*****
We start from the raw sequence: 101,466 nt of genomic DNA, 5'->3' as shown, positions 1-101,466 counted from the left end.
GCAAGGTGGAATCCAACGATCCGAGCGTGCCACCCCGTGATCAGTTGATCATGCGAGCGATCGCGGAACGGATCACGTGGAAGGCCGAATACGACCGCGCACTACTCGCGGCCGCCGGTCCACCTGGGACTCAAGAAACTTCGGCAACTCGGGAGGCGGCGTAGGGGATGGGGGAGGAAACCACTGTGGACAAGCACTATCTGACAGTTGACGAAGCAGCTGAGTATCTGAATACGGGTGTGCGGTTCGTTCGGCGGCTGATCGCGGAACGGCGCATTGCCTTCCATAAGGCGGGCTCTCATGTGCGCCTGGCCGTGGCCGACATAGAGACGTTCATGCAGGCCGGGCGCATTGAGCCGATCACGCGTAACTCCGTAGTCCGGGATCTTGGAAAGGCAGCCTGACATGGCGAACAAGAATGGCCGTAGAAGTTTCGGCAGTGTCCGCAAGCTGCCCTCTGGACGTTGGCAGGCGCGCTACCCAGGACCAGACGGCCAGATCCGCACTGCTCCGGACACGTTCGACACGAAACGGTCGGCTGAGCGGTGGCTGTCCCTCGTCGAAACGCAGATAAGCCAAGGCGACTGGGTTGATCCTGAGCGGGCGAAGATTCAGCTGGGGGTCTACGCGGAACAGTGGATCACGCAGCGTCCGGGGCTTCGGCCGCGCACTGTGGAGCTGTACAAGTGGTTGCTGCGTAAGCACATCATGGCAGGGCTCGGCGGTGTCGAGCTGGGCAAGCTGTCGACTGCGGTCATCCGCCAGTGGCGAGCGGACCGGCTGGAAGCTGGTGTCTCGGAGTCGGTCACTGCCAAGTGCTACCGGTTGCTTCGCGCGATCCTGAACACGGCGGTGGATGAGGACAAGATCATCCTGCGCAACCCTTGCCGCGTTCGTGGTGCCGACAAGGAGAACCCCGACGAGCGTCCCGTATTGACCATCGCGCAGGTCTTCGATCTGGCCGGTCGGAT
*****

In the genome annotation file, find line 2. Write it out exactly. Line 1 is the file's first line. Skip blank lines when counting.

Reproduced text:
GCAAGGTGGAATCCAACGATCCGAGCGTGCCACCCCGTGATCAGTTGATCATGCGAGCGATCGCGGAACGGATCACGTGGAAGGCCGAATACGACCGCGCACTACTCGCGGCCGCCGGTCCACCTGGGACTCAAGAAACTTCGGCAACTCGGGAGGCGGCGTAGGGGATGGGGGAGGAAACCACTGTGGACAAGCACTATCTGACAGTTGACGAAGCAGCTGAGTATCTGAATACGGGTGTGCGGTTCGTTCGGCGGCTGATCGCGGAACGGCGCATTGCCTTCCATAAGGCGGGCTCTCATGTGCGCCTGGCCGTGGCCGACATAGAGACGTTCATGCAGGCCGGGCGCATTGAGCCGATCACGCGTAACTCCGTAGTCCGGGATCTTGGAAAGGCAGCCTGACATGGCGAACAAGAATGGCCGTAGAAGTTTCGGCAGTGTCCGCAAGCTGCCCTCTGGACGTTGGCAGGCGCGCTACCCAGGACCAGACGGCCAGATCCGCACTGCTCCGGACACGTTCGACACGAAACGGTCGGCTGAGCGGTGGCTGTCCCTCGTCGAAACGCAGATAAGCCAAGGCGACTGGGTTGATCCTGAGCGGGCGAAGATTCAGCTGGGGGTCTACGCGGAACAGTGGATCACGCAGCGTCCGGGGCTTCGGCCGCGCACTGTGGAGCTGTACAAGTGGTTGCTGCGTAAGCACATCATGGCAGGGCTCGGCGGTGTCGAGCTGGGCAAGCTGTCGACTGCGGTCATCCGCCAGTGGCGAGCGGACCGGCTGGAAGCTGGTGTCTCGGAGTCGGTCACTGCCAAGTGCTACCGGTTGCTTCGCGCGATCCTGAACACGGCGGTGGATGAGGACAAGATCATCCTGCGCAACCCTTGCCGCGTTCGTGGTGCCGACAAGGAGAACCCCGACGAGCGTCCCGTATTGACCATCGCGCAGGTCTTCGATCTGGCCGGTCGGAT